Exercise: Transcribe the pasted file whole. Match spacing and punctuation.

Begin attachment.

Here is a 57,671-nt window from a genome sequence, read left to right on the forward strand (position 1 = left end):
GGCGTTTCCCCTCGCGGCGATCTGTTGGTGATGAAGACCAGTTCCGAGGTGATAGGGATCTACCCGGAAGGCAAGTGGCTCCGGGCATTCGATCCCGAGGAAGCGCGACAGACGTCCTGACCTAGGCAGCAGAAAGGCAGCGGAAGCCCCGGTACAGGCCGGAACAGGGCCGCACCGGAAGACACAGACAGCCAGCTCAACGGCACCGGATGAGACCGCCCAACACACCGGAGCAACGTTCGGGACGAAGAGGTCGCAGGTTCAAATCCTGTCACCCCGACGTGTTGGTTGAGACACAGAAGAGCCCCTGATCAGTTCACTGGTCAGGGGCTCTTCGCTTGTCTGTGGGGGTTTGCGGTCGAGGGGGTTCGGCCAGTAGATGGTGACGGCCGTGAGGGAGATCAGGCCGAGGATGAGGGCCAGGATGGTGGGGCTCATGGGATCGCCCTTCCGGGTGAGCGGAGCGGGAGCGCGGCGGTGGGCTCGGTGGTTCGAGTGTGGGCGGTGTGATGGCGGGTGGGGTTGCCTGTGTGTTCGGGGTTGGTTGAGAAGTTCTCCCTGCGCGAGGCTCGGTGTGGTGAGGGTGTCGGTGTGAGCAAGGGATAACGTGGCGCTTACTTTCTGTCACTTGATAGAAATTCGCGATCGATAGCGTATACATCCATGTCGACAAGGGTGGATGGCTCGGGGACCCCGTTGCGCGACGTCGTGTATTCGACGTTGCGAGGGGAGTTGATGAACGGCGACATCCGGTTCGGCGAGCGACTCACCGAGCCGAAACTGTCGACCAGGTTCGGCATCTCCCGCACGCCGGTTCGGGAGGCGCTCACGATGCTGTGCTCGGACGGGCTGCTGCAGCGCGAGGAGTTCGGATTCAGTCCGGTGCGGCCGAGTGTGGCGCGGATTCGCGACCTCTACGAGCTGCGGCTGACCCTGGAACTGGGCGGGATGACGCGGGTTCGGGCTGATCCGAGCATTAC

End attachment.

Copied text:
Here is a 57,671-nt window from a genome sequence, read left to right on the forward strand (position 1 = left end):
GGCGTTTCCCCTCGCGGCGATCTGTTGGTGATGAAGACCAGTTCCGAGGTGATAGGGATCTACCCGGAAGGCAAGTGGCTCCGGGCATTCGATCCCGAGGAAGCGCGACAGACGTCCTGACCTAGGCAGCAGAAAGGCAGCGGAAGCCCCGGTACAGGCCGGAACAGGGCCGCACCGGAAGACACAGACAGCCAGCTCAACGGCACCGGATGAGACCGCCCAACACACCGGAGCAACGTTCGGGACGAAGAGGTCGCAGGTTCAAATCCTGTCACCCCGACGTGTTGGTTGAGACACAGAAGAGCCCCTGATCAGTTCACTGGTCAGGGGCTCTTCGCTTGTCTGTGGGGGTTTGCGGTCGAGGGGGTTCGGCCAGTAGATGGTGACGGCCGTGAGGGAGATCAGGCCGAGGATGAGGGCCAGGATGGTGGGGCTCATGGGATCGCCCTTCCGGGTGAGCGGAGCGGGAGCGCGGCGGTGGGCTCGGTGGTTCGAGTGTGGGCGGTGTGATGGCGGGTGGGGTTGCCTGTGTGTTCGGGGTTGGTTGAGAAGTTCTCCCTGCGCGAGGCTCGGTGTGGTGAGGGTGTCGGTGTGAGCAAGGGATAACGTGGCGCTTACTTTCTGTCACTTGATAGAAATTCGCGATCGATAGCGTATACATCCATGTCGACAAGGGTGGATGGCTCGGGGACCCCGTTGCGCGACGTCGTGTATTCGACGTTGCGAGGGGAGTTGATGAACGGCGACATCCGGTTCGGCGAGCGACTCACCGAGCCGAAACTGTCGACCAGGTTCGGCATCTCCCGCACGCCGGTTCGGGAGGCGCTCACGATGCTGTGCTCGGACGGGCTGCTGCAGCGCGAGGAGTTCGGATTCAGTCCGGTGCGGCCGAGTGTGGCGCGGATTCGCGACCTCTACGAGCTGCGGCTGACCCTGGAACTGGGCGGGATGACGCGGGTTCGGGCTGATCCGAGCATTAC